Stories from beyond the cracks
In the final weeks of last year, I established that although science had experienced a veritable PR boost in 2020, inquiries into fundamental questions about living organisms went unnoticed – science lost in the fray.
One overlooked story was a cluster of articles on competing hypotheses about the unexplained appearance of eukaryotes – cells with a nucleus. I confess, I'd never given much thought to eukaryogenesis. Somehow, I quelled that curiosity with the endosymbiotic hypothesis, which says a lot about mitochondria but little about the membrane-bound compartmentalization of genomic DNA.
The articles describe 3 ideas about how the core of our cells came to be. All recognize that eukaryotic cells are the outcome of emergent complexity. Ancestors of today's archaea and bacteria already evolving along separate paths merged to form a superorganism. All hypotheses also give place to the alpha-proteobacterium that took up residence in a larger cell ultimately giving rise to today's mitochondria. And all see an archaeon as the main protagonist of this evolutionary story – likely a predecessor of the Lokiarchaeota.
This phyllum of the archaea was introduced in 2015 based on a genome identified in samples take from a deep-sea hydrothermal vent called Loki's Castle. Lokiarchaeota and its "cousin" phylla Odinarchaeota, Thorarchaeota, and Heimdallarchaeota form a monophyletic superphylum: the Asgard. And based on a set of highly conserved protein-coding genes, these are the closest prokaryotic relatives of eukaryotes. I hope the names of the Norse gods and their abode have not gone lost on you.
Where the hypotheses differ is in how many ancestors were involved and just how they came together. Merge, share or invade is how I like to think of them.
The notion of syntrophy underlying eukaryogenesis has been around for a while and it mirrors the endosymbiotic hypothesis that explains the presence of mitochondria. As such, the idea has only been updated with information about the nutrients likely exchanged by the archaeon and proteobacterium that ultimately became one. Proponents see no evidence that other agents, like viruses, were involved. Baum and Baum (who are cousins) take an even more parsimonious approach, seeing no need for a bacterium at all: the archaeon engulfed its own genomic material through the fusion of cytoplasmic (and membrane) protrusions exploring the immediate surroundings of the cell.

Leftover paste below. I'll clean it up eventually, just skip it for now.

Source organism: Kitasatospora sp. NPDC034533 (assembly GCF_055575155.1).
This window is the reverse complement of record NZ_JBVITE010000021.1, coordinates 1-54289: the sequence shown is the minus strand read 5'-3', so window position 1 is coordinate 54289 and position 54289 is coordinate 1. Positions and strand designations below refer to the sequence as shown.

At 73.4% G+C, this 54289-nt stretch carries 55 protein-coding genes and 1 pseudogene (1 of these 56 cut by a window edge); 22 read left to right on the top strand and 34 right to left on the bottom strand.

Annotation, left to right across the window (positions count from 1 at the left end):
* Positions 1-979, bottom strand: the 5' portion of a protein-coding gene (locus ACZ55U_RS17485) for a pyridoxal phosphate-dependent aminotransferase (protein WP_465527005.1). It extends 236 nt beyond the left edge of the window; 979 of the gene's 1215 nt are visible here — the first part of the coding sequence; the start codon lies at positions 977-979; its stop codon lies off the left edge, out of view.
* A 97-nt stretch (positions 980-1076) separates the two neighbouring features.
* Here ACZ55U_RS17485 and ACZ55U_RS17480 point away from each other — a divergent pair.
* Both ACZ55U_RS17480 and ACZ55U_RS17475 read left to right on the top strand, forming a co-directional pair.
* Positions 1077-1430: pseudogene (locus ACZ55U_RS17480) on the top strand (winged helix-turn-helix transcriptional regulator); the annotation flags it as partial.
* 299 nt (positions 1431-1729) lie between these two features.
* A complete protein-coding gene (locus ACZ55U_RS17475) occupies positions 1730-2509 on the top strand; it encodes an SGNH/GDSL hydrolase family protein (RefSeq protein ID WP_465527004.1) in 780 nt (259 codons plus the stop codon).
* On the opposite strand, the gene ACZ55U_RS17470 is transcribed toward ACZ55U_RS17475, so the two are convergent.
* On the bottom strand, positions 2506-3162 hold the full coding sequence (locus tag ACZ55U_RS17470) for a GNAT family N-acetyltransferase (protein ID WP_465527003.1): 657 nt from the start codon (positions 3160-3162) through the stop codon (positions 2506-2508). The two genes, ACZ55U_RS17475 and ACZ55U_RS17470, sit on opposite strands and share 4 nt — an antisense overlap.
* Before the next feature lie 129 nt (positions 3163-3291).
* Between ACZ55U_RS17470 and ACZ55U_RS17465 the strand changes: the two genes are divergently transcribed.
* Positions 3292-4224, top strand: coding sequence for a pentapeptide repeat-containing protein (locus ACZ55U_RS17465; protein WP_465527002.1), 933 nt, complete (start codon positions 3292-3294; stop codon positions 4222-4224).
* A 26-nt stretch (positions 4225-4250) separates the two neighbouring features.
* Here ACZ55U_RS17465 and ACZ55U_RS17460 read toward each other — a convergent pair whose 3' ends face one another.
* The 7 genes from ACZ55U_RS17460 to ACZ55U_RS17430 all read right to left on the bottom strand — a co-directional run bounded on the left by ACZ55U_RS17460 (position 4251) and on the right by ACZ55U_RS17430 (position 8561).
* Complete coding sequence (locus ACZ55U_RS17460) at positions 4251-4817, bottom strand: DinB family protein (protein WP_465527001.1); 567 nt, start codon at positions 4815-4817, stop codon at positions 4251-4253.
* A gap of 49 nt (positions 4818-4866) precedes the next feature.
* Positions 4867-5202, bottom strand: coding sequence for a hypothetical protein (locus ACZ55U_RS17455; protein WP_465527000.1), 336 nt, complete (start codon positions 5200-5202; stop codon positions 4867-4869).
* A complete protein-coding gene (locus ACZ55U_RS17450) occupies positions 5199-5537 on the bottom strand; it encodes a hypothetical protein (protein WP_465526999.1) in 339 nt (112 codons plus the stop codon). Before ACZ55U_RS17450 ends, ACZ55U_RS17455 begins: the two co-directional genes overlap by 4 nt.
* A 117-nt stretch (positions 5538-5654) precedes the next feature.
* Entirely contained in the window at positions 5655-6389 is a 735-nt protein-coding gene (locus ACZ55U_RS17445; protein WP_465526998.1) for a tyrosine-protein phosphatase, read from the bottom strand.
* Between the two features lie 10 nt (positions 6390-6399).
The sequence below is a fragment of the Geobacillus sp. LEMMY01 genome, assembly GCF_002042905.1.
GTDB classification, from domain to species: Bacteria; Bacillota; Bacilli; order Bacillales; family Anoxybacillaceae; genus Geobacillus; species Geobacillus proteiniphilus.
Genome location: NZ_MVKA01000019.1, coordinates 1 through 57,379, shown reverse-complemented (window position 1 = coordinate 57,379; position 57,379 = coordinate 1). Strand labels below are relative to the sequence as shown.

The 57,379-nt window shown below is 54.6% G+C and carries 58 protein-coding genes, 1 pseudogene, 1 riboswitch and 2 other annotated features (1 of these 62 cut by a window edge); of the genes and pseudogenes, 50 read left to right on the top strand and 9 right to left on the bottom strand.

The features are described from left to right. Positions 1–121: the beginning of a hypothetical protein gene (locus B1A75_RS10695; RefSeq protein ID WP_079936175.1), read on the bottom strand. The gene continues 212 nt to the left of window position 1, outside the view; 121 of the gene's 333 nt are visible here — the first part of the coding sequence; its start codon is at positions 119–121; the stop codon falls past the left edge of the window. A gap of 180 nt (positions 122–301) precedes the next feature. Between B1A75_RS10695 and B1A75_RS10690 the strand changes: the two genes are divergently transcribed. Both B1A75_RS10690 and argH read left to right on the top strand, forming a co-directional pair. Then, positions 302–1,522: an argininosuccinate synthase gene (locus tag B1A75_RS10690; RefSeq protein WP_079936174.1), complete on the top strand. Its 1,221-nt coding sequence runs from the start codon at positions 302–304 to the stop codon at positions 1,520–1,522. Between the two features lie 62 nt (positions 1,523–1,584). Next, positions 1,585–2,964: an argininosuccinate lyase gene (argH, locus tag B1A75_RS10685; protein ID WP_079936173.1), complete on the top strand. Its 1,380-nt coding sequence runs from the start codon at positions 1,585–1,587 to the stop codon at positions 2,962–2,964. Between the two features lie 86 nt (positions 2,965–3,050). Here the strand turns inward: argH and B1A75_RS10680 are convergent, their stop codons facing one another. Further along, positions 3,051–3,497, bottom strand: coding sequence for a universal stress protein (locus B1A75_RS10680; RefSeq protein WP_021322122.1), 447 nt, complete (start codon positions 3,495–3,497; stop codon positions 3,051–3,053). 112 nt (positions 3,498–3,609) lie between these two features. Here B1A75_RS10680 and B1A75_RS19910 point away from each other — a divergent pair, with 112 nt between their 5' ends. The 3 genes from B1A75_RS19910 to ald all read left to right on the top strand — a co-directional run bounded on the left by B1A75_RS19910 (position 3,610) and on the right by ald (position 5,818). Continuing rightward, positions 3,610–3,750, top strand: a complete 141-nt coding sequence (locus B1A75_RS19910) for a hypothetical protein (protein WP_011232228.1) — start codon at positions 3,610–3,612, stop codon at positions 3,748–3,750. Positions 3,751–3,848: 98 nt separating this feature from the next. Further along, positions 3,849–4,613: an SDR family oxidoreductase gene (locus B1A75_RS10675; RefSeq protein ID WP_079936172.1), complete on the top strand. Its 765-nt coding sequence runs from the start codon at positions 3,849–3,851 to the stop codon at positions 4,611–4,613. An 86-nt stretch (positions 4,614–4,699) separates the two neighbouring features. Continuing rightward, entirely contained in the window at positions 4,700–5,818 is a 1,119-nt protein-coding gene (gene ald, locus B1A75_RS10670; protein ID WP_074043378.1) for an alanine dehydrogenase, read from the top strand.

And then there is the idea that a virus gave rise to the nucleus – a hypothesis proposed separately by Bell in Australia and Takemura in Japan. Giant viruses are a thing. They have enormous and linear genomes, and some build compartments in their host cells to replicate. Bell and Takemura suggest this invasion gave rise to a nucleus either by triggering the host cell to protect its own genome with a membrane barrier or by establishing conditions under which the "virus factory" seized host genes and became the nucleus. Their strongest argument is that this hypothesis actually explains the why of eukaryogenesis, not just the how.
We might find out soon who is right. A Japanese research group has managed to culture a strain of Lokiarchaeota in the lab. This strain associates with non-congeners: it produces hydrogen as a metabolic byproduct which is consumed by hydrogen-swilling microbes (syntrophy). The strain also exhibits complex protrusions of its external membrane using genes shared with eukaryotes (inside-out). But the test of fire will be to see if this Lokiarchaeota can be infected by some of the giant viruses found in the same deep-sea sediment and whether these build viral factories with membranes similar to the nuclear envelope.
That discovery, I hope, will not fall through the cracks.